Using active networking to detect and troubleshoot issues in tactical data networks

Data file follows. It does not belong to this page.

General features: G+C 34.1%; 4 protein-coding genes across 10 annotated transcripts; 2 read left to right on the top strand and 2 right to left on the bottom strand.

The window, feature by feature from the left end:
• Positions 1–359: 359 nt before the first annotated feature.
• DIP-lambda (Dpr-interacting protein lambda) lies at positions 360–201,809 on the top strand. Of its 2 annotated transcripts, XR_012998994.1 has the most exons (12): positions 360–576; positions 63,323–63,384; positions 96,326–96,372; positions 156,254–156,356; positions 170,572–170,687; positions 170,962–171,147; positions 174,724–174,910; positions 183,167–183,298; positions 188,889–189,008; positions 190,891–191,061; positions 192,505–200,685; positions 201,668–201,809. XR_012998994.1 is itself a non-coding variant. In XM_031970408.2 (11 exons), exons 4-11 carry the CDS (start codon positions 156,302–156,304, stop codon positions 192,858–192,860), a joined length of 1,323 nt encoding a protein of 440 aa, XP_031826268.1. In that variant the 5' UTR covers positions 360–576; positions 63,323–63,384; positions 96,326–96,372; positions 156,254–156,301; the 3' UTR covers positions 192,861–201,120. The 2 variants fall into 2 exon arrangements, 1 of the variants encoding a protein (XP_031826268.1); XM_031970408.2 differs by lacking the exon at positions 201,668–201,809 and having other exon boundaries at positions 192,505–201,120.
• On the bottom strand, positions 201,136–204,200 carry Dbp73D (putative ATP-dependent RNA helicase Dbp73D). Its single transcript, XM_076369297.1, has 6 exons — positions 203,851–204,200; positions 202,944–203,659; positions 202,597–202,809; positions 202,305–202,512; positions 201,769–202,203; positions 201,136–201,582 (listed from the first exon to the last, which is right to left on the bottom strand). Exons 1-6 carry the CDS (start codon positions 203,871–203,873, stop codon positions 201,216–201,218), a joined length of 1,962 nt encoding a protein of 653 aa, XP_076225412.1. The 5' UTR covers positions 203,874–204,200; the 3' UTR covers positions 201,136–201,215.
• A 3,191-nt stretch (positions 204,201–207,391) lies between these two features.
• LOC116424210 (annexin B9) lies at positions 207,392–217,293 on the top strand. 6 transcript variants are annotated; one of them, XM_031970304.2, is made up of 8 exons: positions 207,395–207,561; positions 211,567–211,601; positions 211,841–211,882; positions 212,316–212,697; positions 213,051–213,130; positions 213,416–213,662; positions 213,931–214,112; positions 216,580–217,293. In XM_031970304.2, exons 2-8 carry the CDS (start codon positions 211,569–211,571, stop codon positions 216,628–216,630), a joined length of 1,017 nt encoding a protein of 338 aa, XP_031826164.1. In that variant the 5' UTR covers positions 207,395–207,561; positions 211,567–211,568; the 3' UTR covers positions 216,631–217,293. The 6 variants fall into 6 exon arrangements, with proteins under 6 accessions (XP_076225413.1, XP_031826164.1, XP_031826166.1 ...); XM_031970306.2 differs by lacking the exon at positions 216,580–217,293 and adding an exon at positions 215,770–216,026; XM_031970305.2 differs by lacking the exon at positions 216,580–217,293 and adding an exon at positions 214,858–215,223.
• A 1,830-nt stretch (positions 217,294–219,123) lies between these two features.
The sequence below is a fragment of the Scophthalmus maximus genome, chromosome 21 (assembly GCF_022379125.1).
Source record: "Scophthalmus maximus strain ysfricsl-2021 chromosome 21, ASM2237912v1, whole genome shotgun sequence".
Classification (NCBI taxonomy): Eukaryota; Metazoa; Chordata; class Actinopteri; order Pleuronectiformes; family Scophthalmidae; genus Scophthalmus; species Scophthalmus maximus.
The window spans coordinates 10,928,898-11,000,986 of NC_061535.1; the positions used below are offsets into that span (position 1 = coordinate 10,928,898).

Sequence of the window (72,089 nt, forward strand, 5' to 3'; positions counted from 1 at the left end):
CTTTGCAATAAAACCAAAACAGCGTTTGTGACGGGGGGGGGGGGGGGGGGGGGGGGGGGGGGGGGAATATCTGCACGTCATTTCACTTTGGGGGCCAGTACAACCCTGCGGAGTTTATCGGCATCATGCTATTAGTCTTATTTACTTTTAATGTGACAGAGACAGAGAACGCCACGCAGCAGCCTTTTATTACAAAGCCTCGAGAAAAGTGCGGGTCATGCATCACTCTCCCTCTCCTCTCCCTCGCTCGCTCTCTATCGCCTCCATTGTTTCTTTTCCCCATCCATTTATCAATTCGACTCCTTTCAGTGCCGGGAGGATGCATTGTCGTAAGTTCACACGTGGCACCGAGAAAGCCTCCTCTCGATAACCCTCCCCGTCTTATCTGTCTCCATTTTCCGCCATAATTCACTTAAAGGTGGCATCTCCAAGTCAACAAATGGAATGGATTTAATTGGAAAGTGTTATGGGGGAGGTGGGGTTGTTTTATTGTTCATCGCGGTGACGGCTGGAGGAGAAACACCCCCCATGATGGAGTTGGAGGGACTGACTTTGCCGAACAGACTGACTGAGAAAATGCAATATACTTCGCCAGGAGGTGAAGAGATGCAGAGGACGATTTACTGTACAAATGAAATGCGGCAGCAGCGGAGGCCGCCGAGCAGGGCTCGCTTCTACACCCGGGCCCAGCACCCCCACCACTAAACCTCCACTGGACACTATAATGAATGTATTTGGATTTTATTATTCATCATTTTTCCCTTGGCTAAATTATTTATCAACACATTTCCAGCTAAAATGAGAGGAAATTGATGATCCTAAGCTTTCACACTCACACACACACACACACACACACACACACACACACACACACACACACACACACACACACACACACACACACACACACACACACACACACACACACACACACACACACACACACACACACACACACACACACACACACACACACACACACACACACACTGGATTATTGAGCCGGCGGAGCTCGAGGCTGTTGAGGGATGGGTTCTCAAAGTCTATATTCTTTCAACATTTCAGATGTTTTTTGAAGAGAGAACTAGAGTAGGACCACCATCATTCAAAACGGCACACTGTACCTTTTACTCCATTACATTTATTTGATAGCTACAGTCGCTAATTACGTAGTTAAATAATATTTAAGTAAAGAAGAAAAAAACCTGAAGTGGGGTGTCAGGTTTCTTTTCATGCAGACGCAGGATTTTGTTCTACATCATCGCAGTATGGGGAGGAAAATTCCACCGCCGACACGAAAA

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Troubleshooting in tactical data networks is often performed with a common toolset of programs, such as ping, traceroute, and proto-cols such as Simple Network Management Protocol. The assumption with such tools and protocols is that the logical configuration of the network is correct; if it is not, these tools could fail or return inconclusive results. While failure can be useful to prove a problem exists, it often does not provide enough data to actually diagnose the issue. Protocols such as Link Layer Discovery Protocol exist to troubleshoot from the data-link layer, but these protocols cannot operate between subnets. This limits their usefulness in tactical networks. An active networking project known as XPLANE has been developed at the Naval Postgraduate School with these issues in mind. XPLANE allows network operators to take active measurements in a network without relying on the logical layer. This ability is extremely important in live tactical networks, particularly when there is significant geographic separation between nodes. Before XPLANE can be used in tactical networks, important issues around security and the XPLANE’s user interface must be resolved. This thesis explores the relevance of XPLANE in tactical networks and develops a front-end to XPLANE for tactical network operators.
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